Legends surround these deaths in the world's deserts, mortality glimpsed in a mirage.
Only this time, the mirage doesn't disappear.
The map of the American West changed last week as the Pacific Northwest broke heat records. The Oregon Medical Examiner confirmed that 79 people died as a result of temperatures up to 116 degrees in Oregon and Washington state, more than six times the number of people who died from hyperthermia in the two-year period between 2017 and 2019.
Nature has its own map, designed around elevation, trees, water, not national borders, and just over the line in British Columbia, the chief coroner's office received nearly 500 reports of "sudden and unexpected" deaths, many of which were believed to be connected to record temperatures. In the village of Lytton—which on Tuesday recorded Canada's all-time high temperature of of 121—residents were forced to evacuate as a wildfire ripped through the buildings, destroying 90 percent of the town. Many of the area's residents are indigenous, as are a disproportionate number of people affected by climate change.
This was no ordinary heat wave. According to meteorologist Bob Henson and former National Oceanic and Atmospheric Administration (NOAA) hurricane scientist Jeff Masters, last weekend's weather was more extreme than the events leading to the 1930s Dust Bowl.
"It's not hype or exaggeration to call the past week's heatwave the most extreme in world weather records," they wrote in Yale Climate Connections.
People tend not to invest in air conditioning in places like Portland and Seattle. Until now, it didn't matter much. But climate change is here, and it's here to stay. The only question is how dramatic the changes will be. Much of the work before us, as societies and individuals, is learning to adapt.
Buying an air conditioner is a Band-Aid, but to many Americans, it's enough to breathe in the sweet relief. But air conditioning compounds the problem. The discovery of Freon in 1925 transformed American life. It also depleted the ozone layer and injected greenhouse gases into the atmosphere.
Many of us thought the 1987 Montreal Protocol made it OK to turn the dial up to high cool. And it's true that after this treaty, which remains the only successful international environmental treaty, Freon went away, replaced by refrigerants that didn't deplete the ozone layer.
But the refrigerants manufacturers used instead, while they didn't destroy the ozone, produced an immense amount of greenhouse gases. Eric Dean Wilson told the story in a recent Time magazine article and in his forthcoming book After Cooling: On Freon, Global Warming, and The Terrible Cost of Comfort.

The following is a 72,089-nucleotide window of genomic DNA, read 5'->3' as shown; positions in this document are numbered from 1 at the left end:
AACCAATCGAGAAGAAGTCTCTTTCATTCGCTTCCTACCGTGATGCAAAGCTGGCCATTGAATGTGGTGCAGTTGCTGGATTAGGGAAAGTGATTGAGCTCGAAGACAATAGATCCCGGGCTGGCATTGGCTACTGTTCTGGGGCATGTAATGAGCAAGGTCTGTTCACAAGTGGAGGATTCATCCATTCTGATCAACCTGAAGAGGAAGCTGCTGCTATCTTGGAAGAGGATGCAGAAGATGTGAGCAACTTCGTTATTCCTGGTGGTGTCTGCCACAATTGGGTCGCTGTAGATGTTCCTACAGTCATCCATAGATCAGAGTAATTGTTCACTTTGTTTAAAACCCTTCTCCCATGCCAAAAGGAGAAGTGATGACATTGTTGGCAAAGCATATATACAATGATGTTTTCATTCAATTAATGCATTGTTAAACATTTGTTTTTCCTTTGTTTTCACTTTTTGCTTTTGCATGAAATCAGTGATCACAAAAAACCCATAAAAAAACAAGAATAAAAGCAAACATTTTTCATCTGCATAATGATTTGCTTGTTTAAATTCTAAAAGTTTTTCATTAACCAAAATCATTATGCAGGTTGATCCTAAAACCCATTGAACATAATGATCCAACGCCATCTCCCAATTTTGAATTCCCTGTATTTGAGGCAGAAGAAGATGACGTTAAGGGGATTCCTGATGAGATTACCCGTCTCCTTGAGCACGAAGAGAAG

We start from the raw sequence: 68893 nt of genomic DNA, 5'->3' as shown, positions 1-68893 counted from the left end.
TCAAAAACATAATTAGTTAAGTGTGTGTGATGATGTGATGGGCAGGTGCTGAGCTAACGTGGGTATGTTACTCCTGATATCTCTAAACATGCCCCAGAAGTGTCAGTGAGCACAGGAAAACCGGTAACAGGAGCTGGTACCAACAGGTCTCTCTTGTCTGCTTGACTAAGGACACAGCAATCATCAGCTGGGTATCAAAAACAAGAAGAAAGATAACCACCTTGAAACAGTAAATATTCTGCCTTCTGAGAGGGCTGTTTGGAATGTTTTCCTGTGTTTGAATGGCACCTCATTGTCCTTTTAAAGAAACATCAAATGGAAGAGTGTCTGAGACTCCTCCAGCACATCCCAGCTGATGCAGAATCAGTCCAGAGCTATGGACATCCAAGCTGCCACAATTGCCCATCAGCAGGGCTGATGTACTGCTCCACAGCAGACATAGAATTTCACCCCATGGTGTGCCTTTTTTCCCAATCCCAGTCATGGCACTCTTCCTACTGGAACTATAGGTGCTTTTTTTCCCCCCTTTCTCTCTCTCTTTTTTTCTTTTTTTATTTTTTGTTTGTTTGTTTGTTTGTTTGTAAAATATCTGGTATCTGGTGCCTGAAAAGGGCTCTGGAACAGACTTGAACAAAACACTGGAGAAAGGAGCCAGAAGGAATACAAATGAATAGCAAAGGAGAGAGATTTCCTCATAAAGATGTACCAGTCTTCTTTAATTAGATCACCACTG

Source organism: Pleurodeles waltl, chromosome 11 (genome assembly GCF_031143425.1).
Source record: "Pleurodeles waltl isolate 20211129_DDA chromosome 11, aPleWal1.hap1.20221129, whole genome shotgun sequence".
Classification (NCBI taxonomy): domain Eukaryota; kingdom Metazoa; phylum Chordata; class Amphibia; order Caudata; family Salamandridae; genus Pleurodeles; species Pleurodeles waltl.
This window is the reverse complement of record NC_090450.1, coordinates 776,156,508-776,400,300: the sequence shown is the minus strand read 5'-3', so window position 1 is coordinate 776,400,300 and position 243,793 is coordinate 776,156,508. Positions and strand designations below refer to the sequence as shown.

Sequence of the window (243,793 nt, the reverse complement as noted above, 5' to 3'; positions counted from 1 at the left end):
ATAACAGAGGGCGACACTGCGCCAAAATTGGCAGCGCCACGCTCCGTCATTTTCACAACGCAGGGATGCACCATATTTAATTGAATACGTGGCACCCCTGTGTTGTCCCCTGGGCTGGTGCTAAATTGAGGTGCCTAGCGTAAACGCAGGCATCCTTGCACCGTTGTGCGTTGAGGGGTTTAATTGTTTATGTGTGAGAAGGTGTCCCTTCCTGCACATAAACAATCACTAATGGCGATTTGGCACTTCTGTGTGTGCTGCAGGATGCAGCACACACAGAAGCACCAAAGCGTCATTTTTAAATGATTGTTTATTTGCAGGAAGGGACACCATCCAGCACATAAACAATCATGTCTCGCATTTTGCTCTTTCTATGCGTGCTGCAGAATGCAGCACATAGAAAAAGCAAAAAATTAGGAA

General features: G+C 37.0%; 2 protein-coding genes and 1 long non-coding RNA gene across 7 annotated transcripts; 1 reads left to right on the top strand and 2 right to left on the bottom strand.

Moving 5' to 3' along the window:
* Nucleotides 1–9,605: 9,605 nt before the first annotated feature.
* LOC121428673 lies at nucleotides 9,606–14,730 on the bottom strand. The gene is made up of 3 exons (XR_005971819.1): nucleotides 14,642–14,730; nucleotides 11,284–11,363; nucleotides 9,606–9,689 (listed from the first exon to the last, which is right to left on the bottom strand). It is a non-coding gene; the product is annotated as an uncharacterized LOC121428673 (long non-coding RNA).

If this "Oops, I did it again" tale doesn't raise deeper questions about the way we live, you're not paying attention. Relying on destructive technology to buffer the effects of climate change is the mindset that got us here. Case in point? As if on cue, a few days after the heatwave, an oil pipeline ignited a fire in the Gulf of Mexico, inspiring mystery writer Tod Goldberg to write: "Look, I'm not a scientist, but I feel like setting the ocean on fire can't be smart."
The takeaway: If we fail to rethink the way we live, from the ground up, we'll simply move further down the road to environmental collapse.
Cultural assumptions make it particularly difficult for Americans to turn things around. The American Way of Isolation is one of many unintended consequences of engineering our way out of a relationship with nature, and the pandemic exacerbated our rugged individualist approach to life.
Our epidemic of aloneness played a role in last weekend's loss of life. When suffering the effects of extreme heat, a person's judgment becomes impaired. Of the nearly 80 deaths last weekend, Oregon Public Broadcasting reported that, “many of those who died were found alone, without air conditioning or a fan."
People who sought out their fellow Americans survived. As an alternative to sweating it out, the county set up temporary "cooling shelters" with food, water, cots, blankets, and medical care. People could stay for as little or as long as they wanted - some popped in for an hour or two while others staked out a spot until the heat subsided. This was an unprecedented solution and it worked, erasing the economic inequality that left Portland's poor without air conditioning.
The city's unhoused people were among those seeking relief in the shelters. But many didn't seek help, and you could see them clustering in shaded areas of parks and under bridges. These were among the dead.
Photographer Maranie Rae Staab was out on the Portland streets making pictures. Sometimes she, too, went to the shelter with her cat.
This is what she saw.
Maranie Rae Staab has worked in Iraq, Kurdistan, Congo, Colombia, and Vietnam. Although she is still working internationally, she's been spending much of her time recently documenting American discord. Her photographs have appeared in The New Yorker and The Washington Post, among others.
Brian's Having a Tropical Heat Wave Playlist
No Mercy In July ::: Grant Lee Phillips
The Heat Changed The Colors of My Eyes ::: Kip Hanrahan
Nature’s Law ::: Brian Blade
God & Nature ::: Loudon Wainwright III
Mercy Mercy Me (The Ecology) :::: Rahsaan Roland Kirk
Heat ::: Bobby Cole
Heat Lightning ::: Amy Helm
Heat ::: David Bowie
Nature’s Way ::: Victoria Williams
Red Rain ::: Peter Gabriel